Late Cretaceous

Source: Wikipedia, the free encyclopedia.
Late/Upper Cretaceous
100.5 – 66.0 Ma

The Late Cretaceous (100.5–66

Period is divided in the geologic time scale. Rock strata from this epoch form the Upper Cretaceous Series. The Cretaceous is named after creta, the Latin word for the white limestone known as chalk. The chalk of northern France and the white cliffs of south-eastern England date from the Cretaceous Period.[3]


During the Late Cretaceous, the climate was warmer than present, although throughout the period a cooling trend is evident.[4] The tropics became restricted to equatorial regions and northern latitudes experienced markedly more seasonal climatic conditions.[4]


Late Cretaceous Map (Turonian

Due to plate tectonics, the Americas were gradually moving westward, causing the Atlantic Ocean to expand. The Western Interior Seaway divided North America into eastern and western halves; Appalachia and Laramidia.[4] India maintained a northward course towards Asia.[4] In the Southern Hemisphere, Australia and Antarctica seem to have remained connected and began to drift away from Africa and South America.[4] Europe was an island chain.[4] Populating some of these islands were endemic dwarf dinosaur species.[4]

Vertebrate fauna

Non-avian dinosaurs

In the Late Cretaceous, the

titanosaurs being among the dominant herbivores.[4]
Spinosaurids were also present during this time.[5]


Birds became increasingly common, diversifying in a variety of

Neornithes such as Vegavis[6] co-existed with forms as bizarre as Yungavolucris and Avisaurus.[7] Though mostly small, marine Hesperornithes became relatively large and flightless, adapted to life in the open sea.[8]


Though primarily represented by azhdarchids, other forms like pteranodontids, tapejarids (Caiuajara and Bakonydraco), nyctosaurids and uncertain forms (Piksi, Navajodactylus) are also present. Historically, it has been assumed that pterosaurs were in decline due to competition with birds, but it appears that neither group overlapped significantly ecologically, nor is it particularly evident that a true systematic decline was ever in place, especially with the discovery of smaller pterosaur species.[9]


Several old

eutherians; monotremes were presumably present, as was the last of the haramiyidans
, Avashishta.

Mammals, though generally small, ranged into a variety of ecological niches, from carnivores (



placentals evolved only at the very end of the epoch; the same can be said for true marsupials
. Instead, nearly all known eutherian and metatherian fossils belong to other groups. [11]

Marine life

In the seas,

Cenomanian-Turonian anoxic event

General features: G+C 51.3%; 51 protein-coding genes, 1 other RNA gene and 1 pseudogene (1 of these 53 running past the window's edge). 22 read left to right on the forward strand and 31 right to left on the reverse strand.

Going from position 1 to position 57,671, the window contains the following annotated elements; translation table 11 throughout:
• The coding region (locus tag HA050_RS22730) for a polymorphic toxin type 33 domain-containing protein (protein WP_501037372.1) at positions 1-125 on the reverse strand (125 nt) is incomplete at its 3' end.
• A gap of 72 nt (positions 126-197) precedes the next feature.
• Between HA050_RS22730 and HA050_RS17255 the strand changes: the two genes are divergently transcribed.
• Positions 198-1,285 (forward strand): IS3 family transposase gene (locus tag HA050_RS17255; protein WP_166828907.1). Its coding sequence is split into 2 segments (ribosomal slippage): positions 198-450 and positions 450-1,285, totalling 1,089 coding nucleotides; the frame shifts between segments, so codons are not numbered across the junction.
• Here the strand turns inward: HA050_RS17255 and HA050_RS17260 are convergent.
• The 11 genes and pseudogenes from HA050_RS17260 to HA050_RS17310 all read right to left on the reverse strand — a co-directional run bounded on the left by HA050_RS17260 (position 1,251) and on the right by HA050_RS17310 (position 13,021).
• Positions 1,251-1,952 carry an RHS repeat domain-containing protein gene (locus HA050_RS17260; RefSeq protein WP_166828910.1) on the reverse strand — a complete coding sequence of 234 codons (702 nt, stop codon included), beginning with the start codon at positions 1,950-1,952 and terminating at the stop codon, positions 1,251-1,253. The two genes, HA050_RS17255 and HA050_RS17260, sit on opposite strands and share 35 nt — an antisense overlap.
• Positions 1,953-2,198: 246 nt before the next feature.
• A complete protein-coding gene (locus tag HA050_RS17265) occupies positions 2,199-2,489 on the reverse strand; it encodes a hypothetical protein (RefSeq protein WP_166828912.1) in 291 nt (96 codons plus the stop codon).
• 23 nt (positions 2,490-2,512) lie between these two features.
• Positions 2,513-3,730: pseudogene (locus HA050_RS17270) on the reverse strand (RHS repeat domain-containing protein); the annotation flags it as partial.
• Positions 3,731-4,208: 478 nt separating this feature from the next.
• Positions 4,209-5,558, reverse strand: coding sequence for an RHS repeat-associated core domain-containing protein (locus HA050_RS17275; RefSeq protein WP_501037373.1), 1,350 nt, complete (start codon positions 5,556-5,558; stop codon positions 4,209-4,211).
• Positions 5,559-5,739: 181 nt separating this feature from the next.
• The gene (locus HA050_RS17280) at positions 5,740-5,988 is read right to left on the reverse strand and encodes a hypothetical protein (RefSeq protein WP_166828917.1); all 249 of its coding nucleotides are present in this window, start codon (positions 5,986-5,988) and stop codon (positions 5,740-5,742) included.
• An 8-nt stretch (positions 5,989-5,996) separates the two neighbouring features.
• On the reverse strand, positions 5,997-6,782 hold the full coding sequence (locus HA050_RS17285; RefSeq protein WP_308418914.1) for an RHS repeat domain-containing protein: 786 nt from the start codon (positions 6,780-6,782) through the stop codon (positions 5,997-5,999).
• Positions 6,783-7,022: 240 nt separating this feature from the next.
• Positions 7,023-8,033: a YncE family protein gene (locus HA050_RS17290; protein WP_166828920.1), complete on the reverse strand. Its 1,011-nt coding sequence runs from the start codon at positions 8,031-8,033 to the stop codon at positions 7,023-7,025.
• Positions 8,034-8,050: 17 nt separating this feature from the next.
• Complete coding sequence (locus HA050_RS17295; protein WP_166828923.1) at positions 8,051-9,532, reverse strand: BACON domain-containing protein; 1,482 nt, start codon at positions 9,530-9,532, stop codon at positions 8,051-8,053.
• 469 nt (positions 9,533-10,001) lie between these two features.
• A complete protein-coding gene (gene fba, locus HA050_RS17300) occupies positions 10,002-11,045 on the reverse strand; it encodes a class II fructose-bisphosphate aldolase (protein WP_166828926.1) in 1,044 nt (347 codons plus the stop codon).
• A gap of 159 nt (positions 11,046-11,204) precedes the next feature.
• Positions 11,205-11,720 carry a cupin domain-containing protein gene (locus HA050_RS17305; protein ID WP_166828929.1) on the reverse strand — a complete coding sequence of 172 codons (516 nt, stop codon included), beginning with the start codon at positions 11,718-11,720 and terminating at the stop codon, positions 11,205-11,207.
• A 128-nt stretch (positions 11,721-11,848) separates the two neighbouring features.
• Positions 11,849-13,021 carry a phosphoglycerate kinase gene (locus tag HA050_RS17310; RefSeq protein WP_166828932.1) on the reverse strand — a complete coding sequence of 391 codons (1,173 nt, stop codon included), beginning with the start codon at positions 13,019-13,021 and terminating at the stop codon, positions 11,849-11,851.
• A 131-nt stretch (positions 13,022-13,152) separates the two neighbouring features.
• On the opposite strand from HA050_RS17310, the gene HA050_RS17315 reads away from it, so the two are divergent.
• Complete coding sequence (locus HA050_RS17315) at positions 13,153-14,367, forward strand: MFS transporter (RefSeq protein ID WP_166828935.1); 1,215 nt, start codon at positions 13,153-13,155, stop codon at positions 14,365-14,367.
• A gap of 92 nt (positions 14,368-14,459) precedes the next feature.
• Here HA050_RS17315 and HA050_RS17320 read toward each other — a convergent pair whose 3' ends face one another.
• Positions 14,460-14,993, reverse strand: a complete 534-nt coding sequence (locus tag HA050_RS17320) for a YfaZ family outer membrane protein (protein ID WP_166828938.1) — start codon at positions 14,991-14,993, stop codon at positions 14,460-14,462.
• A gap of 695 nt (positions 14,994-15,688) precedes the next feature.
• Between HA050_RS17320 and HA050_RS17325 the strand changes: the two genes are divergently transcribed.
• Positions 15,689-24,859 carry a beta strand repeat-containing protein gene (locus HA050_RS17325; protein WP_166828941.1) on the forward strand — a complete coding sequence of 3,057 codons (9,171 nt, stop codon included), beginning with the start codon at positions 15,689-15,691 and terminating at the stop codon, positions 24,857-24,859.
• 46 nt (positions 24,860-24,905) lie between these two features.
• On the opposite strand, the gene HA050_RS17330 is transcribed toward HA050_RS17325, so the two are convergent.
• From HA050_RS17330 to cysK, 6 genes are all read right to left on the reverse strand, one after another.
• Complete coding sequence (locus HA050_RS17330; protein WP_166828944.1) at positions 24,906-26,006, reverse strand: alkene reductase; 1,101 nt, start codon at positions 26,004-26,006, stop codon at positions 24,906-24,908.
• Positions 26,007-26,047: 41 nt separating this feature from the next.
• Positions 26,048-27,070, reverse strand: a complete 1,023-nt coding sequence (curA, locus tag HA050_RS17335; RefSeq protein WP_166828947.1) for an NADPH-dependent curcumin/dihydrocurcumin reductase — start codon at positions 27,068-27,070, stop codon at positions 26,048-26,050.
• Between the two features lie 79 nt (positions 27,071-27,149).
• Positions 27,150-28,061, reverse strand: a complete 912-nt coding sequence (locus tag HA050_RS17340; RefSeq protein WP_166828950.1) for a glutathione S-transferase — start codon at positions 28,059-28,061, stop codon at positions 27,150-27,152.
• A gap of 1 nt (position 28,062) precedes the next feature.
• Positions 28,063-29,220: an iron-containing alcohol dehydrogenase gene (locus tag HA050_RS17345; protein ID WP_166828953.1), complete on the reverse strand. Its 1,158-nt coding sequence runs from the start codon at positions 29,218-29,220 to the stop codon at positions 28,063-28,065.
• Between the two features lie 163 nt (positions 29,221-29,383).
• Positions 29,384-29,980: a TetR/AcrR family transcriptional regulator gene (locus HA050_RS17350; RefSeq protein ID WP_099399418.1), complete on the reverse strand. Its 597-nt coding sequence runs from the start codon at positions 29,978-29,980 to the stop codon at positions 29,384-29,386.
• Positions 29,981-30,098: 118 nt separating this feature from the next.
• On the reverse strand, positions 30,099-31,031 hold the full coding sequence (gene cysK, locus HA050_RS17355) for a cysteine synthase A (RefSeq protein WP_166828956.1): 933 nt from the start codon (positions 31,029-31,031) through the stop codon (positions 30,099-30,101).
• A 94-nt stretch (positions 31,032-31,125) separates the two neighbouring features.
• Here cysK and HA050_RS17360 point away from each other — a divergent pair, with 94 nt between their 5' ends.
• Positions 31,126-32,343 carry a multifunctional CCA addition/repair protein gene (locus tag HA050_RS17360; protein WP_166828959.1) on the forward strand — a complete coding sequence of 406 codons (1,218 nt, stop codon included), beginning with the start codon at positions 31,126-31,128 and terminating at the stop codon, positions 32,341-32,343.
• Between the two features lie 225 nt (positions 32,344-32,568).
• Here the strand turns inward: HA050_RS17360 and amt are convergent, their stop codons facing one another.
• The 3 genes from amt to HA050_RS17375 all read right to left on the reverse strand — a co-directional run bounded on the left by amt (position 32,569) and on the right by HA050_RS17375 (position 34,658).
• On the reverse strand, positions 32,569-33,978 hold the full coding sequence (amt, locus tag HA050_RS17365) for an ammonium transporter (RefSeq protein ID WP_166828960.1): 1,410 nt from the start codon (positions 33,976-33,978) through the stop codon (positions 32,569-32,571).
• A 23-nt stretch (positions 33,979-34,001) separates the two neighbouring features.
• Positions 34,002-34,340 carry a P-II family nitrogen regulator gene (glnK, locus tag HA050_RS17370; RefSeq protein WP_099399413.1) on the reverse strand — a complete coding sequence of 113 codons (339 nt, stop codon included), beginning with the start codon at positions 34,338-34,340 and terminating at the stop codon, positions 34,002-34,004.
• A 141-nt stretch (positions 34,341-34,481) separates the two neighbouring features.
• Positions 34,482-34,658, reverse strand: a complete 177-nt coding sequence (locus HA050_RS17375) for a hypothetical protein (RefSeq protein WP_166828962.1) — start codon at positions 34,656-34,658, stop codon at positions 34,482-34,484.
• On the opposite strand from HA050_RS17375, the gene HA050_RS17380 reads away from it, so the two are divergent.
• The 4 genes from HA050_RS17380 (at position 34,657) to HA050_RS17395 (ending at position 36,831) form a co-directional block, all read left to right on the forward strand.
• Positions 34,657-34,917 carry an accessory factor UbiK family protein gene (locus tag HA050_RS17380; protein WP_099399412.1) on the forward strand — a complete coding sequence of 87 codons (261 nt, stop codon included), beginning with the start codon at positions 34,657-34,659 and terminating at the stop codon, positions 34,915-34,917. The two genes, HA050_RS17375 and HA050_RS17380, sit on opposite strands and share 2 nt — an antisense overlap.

Near the end of the Cretaceous Period,

redwoods, and willows could be found in abundance.[4]

Cretaceous–Paleogene mass extinction discovery

The Cretaceous–Paleogene extinction event was a large-scale mass extinction of animal and plant species in a geologically short period of time, approximately 66 million years ago (Ma). It is widely known as the K–T extinction event and is associated with a geological signature, usually a thin band dated to that time and found in various parts of the world, known as the Cretaceous–Paleogene boundary (K–T boundary). K is the traditional abbreviation for the Cretaceous Period derived from the German name Kreidezeit, and T is the abbreviation for the Tertiary Period (a historical term for the period of time now covered by the Paleogene and Neogene periods). The event marks the end of the Mesozoic Era and the beginning of the Cenozoic Era.[12] "Tertiary" being no longer recognized as a formal time or rock unit by the International Commission on Stratigraphy, the K-T event is now called the Cretaceous—Paleogene (or K-Pg) extinction event by many researchers.


Mammalian and bird clades passed through the boundary with few extinctions, and evolutionary radiation from those Maastrichtian clades occurred well past the boundary. Rates of extinction and radiation varied across different clades of organisms.[17]

Many scientists hypothesize that the Cretaceous–Paleogene extinctions were caused by catastrophic events such as the massive asteroid impact that caused the Chicxulub crater, in combination with increased volcanic activity, such as that recorded in the Deccan Traps, both of which have been firmly dated to the time of the extinction event. In theory, these events reduced sunlight and hindered photosynthesis, leading to a massive disruption in Earth's ecology. A much smaller number of researchers believe the extinction was more gradual, resulting from slower changes in sea level or climate. [17]

See also


  1. ^ International Commission on Stratigraphy. "ICS - Chart/Time Scale".
  2. . Retrieved 13 December 2020.
  3. ^ "Cretaceous Period | Definition, Climate, Dinosaurs, & Map". Encyclopedia Britannica. Retrieved 2022-07-25.
  4. ^ .
  5. .
  6. S2CID 129573066. Archived from the original
    (PDF) on 2012-03-20.
  7. .
  8. S2CID 85673254.{{cite journal}}: CS1 maint: multiple names: authors list (link
  9. .
  10. .
  11. .
  12. .
  13. .
  14. ^ Fassett JE, Lucas SG, Zielinski RA, Budahn JR (9–12 July 2000). Compelling new evidence for Paleocene dinosaurs in the Ojo Alamo Sandstone San Juan Basin, New Mexico and Colorado, USA (PDF). International Conference on Catastrophic Events and Mass Extinctions: Impacts and Beyond. Vol. 1053. Vienna, Austria. pp. 45–46.{{cite conference}}: CS1 maint: date and year (link)
  15. ^ Sullivan RM (May 8, 2003). No Paleocene dinosaurs in the San Juan Basin, New Mexico. Geological Society of America Rocky Mountain - 55th Annual Meeting. Vol. 35, no. 5. p. 15. Archived from the original on 17 June 2007.{{cite conference}}: CS1 maint: date and year (link)
  16. ^
    S2CID 129654916.{{cite journal}}: CS1 maint: multiple names: authors list (link